Assessing John Mozeliak


On my last two posts, a commenter has been critical of St Louis Cardinals General Manager John Mozeliak. Obviously this commenter has the right to his opinions, but it made me think: how has Johnny Mo done so far? The easy answer is that the Cardinals won a World Series so obviously he’s done a good job, but that wouldn’t make for a very interesting post so let’s dig a little deeper.

Prior to being named General Manager, John Mozeliak was the team’s Assistant Scouting Director for the 1997-1998 season and took over as Director of Scouting for the 99-2000 season. He then served as Director of Baseball Operations for two years, Assistant General Manager for three, and has been the team’s General Manager since 2008. During his time working in the scouting department, Mozeliak showed he has an eye for talent. As the scouting director, it was he who made the 13th round pick of Albert Pujols in 1999 and fourth round pick of Yadier Molina in 2000. Without these two picks, the Cardinals of the last decade probably don’t see near the amount of success that they did. John’s time under Walt Jocketty’s wing shows, as his style looks very similar to his predecessor’s. Walt made a lot of high profile trades to strengthen the team, such as his trades for Mark McGwire, Edger Renteria, Scott Rolen, and Jim Edmonds, and tended to shy away from large deals for free agents outside of the Cardinals organization. This has developed into the Cardinals way for the most part.

In order to assess John Mozeliak, we have to look at the signings and trades he has made in his time as General Manager. I will do this today by looking at the WAR produced by signed or extended players, and the resulting WAR from players traded for.

We will start with free agent signings. For the 2008 season, Mo signed Cesar Izturis, Jason LaRue, Matt Clement, Aaron Miles, and Kyle Lohse to one year deals. Clement was the only player to not put up positive WAR value because he never made the team. The total salary given out was $10,850,000, but with a total WAR production of seven wins, the value of those contracts was $29,700,000 using the conversion of $4,500,000 per win. This equates to a good first year for Mo. In 2009, he issued a one year deal to Jason LaRue, two year deals to Trever Miller and Dennys Reyes, and picked John Smoltz up off waivers mid-season. The total expenditure was $3,350,000 with a value of $9,000,000. In 2010, we started to see the limits being taken off, as the Cardinals gave out $27,800,000 in contracts to Brad Penny, Matt Holliday, Felipe Lopez, Randy Winn, and Jeff Suppan. The most profitable player was Holliday, whose widely panned $17,000,000 annual deal turned out to be a bargain in the first season. This past season, Mozeliak signed Jake Westbrook, Brian Tallet, Lance Berkman, Gerald Laird, and Nick Punto. Including the second year of Holliday’s deal, total cost came to $35,550,000, but with total WAR production of 13 wins, the Cardinals got a value of $56,250,000 for their investment. In total, John Mozeliak has earned the Cardinals $53,400,000 in profit value from the contracts he has issued.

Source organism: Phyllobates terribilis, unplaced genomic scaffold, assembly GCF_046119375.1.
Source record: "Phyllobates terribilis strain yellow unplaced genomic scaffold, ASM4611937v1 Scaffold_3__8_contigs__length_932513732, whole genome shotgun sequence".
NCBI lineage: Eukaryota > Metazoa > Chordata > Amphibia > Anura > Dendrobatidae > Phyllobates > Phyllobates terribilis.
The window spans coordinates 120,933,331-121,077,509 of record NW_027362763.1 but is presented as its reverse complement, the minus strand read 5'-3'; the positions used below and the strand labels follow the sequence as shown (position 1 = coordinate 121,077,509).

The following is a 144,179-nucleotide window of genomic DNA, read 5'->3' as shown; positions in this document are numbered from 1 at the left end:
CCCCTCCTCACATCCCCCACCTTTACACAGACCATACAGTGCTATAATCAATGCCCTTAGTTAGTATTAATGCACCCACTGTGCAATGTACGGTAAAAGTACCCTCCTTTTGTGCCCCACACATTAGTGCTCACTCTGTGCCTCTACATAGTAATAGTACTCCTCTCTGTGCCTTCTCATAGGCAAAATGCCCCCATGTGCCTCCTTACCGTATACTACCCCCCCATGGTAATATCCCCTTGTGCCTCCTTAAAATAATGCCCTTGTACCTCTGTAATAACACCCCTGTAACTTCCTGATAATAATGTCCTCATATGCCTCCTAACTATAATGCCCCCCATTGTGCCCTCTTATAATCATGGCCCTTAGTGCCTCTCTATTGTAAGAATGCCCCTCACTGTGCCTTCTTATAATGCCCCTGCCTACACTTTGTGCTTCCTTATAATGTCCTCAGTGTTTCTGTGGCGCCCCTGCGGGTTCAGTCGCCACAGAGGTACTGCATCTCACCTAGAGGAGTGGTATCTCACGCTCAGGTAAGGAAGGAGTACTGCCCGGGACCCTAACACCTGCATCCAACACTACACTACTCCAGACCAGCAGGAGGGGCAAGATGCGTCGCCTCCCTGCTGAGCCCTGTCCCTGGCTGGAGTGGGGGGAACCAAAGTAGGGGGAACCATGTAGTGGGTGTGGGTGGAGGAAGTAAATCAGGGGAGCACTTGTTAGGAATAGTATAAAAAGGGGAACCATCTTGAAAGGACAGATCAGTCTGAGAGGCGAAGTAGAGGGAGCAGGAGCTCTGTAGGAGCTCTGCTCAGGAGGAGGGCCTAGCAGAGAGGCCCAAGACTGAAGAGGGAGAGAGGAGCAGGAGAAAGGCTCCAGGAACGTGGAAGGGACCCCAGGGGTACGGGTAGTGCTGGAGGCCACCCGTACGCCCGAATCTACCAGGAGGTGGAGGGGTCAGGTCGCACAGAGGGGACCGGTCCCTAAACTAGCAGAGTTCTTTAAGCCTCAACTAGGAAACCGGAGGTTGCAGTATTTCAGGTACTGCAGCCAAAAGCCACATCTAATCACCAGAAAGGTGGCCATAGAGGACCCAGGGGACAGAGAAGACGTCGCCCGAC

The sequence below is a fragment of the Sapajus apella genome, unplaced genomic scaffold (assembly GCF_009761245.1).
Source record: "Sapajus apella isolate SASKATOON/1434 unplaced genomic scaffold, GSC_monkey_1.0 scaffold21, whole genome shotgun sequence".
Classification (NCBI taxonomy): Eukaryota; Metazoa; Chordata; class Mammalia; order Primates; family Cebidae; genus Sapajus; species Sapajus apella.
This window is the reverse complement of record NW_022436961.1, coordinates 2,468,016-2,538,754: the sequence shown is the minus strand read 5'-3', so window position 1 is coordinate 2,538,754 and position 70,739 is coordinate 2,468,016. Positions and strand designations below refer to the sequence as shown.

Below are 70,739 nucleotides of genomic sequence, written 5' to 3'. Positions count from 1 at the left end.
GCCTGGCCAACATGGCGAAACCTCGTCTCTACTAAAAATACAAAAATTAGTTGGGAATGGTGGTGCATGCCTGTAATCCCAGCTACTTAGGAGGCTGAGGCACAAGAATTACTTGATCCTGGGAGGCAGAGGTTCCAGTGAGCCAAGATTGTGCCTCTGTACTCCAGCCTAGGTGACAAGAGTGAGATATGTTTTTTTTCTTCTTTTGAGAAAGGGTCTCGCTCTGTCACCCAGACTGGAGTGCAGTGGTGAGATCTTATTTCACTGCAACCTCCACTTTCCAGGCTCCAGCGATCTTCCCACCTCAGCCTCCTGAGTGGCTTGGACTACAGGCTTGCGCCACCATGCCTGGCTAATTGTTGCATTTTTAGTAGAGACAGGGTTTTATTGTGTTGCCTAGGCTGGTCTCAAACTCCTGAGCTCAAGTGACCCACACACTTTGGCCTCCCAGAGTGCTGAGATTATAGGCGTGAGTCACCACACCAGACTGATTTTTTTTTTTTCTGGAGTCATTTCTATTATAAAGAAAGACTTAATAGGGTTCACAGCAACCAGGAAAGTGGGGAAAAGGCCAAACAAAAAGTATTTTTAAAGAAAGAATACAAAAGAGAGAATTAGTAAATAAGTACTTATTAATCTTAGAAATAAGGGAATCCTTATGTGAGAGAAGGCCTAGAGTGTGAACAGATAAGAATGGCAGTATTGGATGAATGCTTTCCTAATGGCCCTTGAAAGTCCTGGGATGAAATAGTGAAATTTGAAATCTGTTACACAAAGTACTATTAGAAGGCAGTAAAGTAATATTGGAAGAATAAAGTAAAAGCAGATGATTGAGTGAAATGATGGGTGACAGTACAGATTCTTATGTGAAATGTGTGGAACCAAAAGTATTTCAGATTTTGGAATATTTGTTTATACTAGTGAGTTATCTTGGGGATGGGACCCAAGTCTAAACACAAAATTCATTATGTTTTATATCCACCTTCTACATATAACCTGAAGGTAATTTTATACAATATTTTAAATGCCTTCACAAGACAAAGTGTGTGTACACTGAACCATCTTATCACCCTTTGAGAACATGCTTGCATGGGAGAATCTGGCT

Extensions have mostly hurt Mozeliak, though. The Cardinals saw a lot of positive value on Adam Wainwright‘s extension, but Kyle Lohse, Ryan Franklin, Trever Miller, Jason LaRue, and Skip Schumaker have all been signed to bad extensions. Total, the Cardinals have spent $101,475,000 on contract extensions and seen a $23,175,000 loss of value.

The last area to assess our GM is the trade market. Under the Mozeliak regime, we have seen a handful of noteworthy trades. I will assess based on the total WAR gained and lost. A player’s WAR for seasons after the trade will only be factored in if he would have been under contract to the Cardinals. For starters, the first trade Mozeliak made was sending Jim Edmonds to the Padres for David Freese. Obviously this trade netted a lot of value for this past postseason, but it has actually been a success overall as Edmonds left the game soon after and Freese has netted 4.4 WAR since the trade. The most successful trade Mozeliak has made was landing a total of 14.3 wins out of Matt Holliday at the cost of -0.2 wins out of Brett Wallace, Clayton Mortensen, and Shane Petersen. The buggest loser was landing Troy Glaus for Scott Rolen. If we had hung on to rolen instead of trading fr Glaus, we would have netted an additional seven wins. however, this would have affected Freese’e playing time. Total, mozeliak has traded away players who have amassed 18.9 wins above replacement value since being traded, but has brought in players who have netted 27.9 wins. These numbers can still be swayed by last season’s Colby Rasmus trade, but it appears that the trade market is a solid area for the GM, but one that could use some fine-tuning.

These numbers are subjective, of course. Another area the GM is judged is fan satisfaction. How satisfied are you with John Mozeliak’s performance?

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